The Joint Technology Transfer Initiative grows to $20 million.  The Committee rejected the Administration’s proposal to terminate the VORTEX-SE serve storms research program as well as the proposal to terminate the Autonomous Underwater Vehicles testbed program and tornadoes in the southeast of the U.S.  Climate research is reduced by 19% or $30 million with most of the reduction coming from the climate competitive research program.

The National Estuarine Research Reserve System, also slated for elimination, was funded at the FY 2017 of $23.5 million.  Coastal Zone Management grants, instead of being zeroed out as proposed by the Administration, the Committee is providing $45 million, down $40 million from the $85 million provided in FY 2017. 

Navigation, Observations and Positioning is funded at $145.5 million with report language directing NOAA to prioritize its mission-critical responsibilities including mapping and charting.  The Integrated Ocean Observation System program is funded at $31 million, a level similar to FY 2017. 

Within the National Marine Fisheries Service (NMFS) $10 million is provided to continue Gulf of Mexico red snapper stock assessment research.  The Prescott marine mammal stranding program will continue in contrast to the Administration’s proposal to terminate the program. The Committee encourages NOAA to make competitive awards for studies of highly migratory fish species in the Atlantic and Gulf of Mexico.  The bill provides the request for implementation of the Illegal, Unreported and Unregulated (IUU) Fishing program

The National Weather Service (NWS) operations is funded at $973 million which is very close to the FY 2017 level.  The Committee rejects the Administration’s proposal to terminate Tsunami warning centers and the Mesonet program.  The Committee also rejected the Administration’s proposal to reduce support for mid-range weather outlooks and numerical weather prediction.

Instead of elimination as proposed by the Administration, NOAA education programs are funded at a total of $19.1 million which is a 29% reduction from the FY 2017 level.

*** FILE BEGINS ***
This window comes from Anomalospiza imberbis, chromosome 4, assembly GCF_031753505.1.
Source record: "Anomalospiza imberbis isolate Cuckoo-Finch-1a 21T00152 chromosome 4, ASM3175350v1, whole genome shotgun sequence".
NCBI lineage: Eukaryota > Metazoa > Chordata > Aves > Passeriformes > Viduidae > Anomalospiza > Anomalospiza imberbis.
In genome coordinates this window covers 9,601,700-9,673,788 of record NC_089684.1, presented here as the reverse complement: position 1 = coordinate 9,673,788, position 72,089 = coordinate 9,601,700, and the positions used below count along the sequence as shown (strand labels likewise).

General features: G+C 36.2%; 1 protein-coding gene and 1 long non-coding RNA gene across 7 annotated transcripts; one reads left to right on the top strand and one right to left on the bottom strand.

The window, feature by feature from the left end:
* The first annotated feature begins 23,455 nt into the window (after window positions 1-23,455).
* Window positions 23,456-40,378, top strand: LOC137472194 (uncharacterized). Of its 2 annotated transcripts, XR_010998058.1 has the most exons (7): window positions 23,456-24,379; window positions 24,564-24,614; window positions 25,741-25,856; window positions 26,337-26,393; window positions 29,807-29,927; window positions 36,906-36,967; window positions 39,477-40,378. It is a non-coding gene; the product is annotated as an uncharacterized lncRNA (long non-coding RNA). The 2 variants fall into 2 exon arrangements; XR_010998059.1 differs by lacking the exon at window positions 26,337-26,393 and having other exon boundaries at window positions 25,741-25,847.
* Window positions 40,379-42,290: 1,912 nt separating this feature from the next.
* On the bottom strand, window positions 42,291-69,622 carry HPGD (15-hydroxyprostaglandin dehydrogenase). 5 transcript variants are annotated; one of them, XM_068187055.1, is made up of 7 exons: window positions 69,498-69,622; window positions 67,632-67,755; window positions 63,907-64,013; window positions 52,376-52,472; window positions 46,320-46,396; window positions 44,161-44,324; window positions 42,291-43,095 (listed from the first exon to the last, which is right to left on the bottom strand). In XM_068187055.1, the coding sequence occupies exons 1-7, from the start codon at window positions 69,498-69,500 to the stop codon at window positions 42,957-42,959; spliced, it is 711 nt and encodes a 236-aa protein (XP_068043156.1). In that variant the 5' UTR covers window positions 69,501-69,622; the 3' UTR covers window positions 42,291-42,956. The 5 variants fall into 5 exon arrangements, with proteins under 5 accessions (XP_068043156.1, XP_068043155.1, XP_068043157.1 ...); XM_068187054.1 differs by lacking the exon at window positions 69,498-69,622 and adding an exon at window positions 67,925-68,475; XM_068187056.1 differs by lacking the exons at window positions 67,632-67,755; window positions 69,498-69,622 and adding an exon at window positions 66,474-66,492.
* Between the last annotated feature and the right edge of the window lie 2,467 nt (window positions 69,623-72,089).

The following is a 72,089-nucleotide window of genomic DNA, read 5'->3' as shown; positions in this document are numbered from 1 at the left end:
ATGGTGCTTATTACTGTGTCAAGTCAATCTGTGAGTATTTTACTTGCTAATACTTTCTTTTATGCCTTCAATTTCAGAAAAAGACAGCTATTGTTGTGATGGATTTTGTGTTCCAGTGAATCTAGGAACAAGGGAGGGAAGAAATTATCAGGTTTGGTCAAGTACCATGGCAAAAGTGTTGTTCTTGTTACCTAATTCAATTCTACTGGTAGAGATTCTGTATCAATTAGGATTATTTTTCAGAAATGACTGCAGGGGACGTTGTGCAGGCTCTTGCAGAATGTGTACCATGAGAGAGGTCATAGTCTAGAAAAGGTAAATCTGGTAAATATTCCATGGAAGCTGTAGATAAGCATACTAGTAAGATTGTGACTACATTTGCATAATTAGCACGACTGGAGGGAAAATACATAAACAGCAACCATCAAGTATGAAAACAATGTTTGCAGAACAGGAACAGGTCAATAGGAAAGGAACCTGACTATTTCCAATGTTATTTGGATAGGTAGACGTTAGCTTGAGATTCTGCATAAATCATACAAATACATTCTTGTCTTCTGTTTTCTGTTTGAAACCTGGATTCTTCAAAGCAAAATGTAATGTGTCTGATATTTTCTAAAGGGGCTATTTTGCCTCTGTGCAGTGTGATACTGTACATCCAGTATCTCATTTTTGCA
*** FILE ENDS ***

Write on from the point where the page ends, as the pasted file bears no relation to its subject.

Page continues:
Within the National Environmental Satellite, Data, and Information Service (NESDIS) support is provided for the Space Weather Follow On program, the purchase of commercial satellite weather data, and $6.1 million for COSMIC 2 microsatellite program.  The bill also includes full funding to continue the current Joint Polar Satellite System weather satellite program and the Geostationary Operational Environmental Satellite program to help improve weather.

For NASA, the bill provides $19.9 billion, $219 million above the 2017 enacted level. This funding includes: $4.6 billion for Exploration – $226 million above the fiscal year 2017 enacted level. This includes funding to continue the development of the Orion crew vehicle and Space Launch System and related ground systems; and $5.9 billion for NASA Science programs – $94 million above the fiscal year 2017 enacted level. This targets funding to planetary science (up 15%) and astrophysics (10%), while reducing funding for earth sciences research by 11.3%.

House Appropriations Subcommittee Marks Up FY 2018 Labor-HHS-Education Appropriations Bill — On July 13th the House Appropriations Subcommittee that funds NIH, the Department of Education, the Center for Disease Control, and other domestic agencies, marked their version of an FY 2018 appropriations bill.  The bill includes $156 billion in discretionary funding, a reduction of $5 billion below the FY 2017 level.  The bill emphasizes investments in medical research, public health, biodefense activities, and fundamental education programs.  The bill allocates a significant funding increase of $1.1 billion for the National Institutes of Health bringing the proposed budget up to $35.2 billion instead of the 18% reduction proposed by the Administration.  The bill provides strong support for several specific research initiatives including:  $1.8 billion, a $400 million increase, for Alzheimer’s research; $336 million, a $76 million increase for the BRAIN initiative; and $400 million, a $80 million increase, for then All of Us research initiative (formerly called the Precision Medicine Initiative and $300 million for the Cancer Moonshot research program.  The bill also includes increases for special education funding; TRIO, GEAR UP, and early childhood education programs.  The subcommittee’s recommendations also push back on and does not include the Administration’s proposal to cap indirect cost rates on NIH grants.

OMB Provides Guidance to Agencies for FY 2019 Budget Development – On July 7th, the Office of Management and Budget released a memorandum sent to all agencies providing guidance on the development of the FY 2019 budget – a budget proposal due to OMB by September 11, 2017.  OMB directs agencies to draft FY 2019 budgets that “should reflect a level no higher than the net total provided…in the FY 2019 column of the FY 2018 Budget.” It is worth noting that in the details of the Administration’s FY 2018 budget, an out year table (Table S-7, Proposed Discretionary Spending Caps for 2018 Budget, p.40) for discretionary spending (divided between Defense and Non-defense) was included.  For FY 2019, OMB is proposing to reduce Non-defense Discretionary spending by an additional $16 billion, on top of the proposed $54 billion reduction proposed for FY 2018.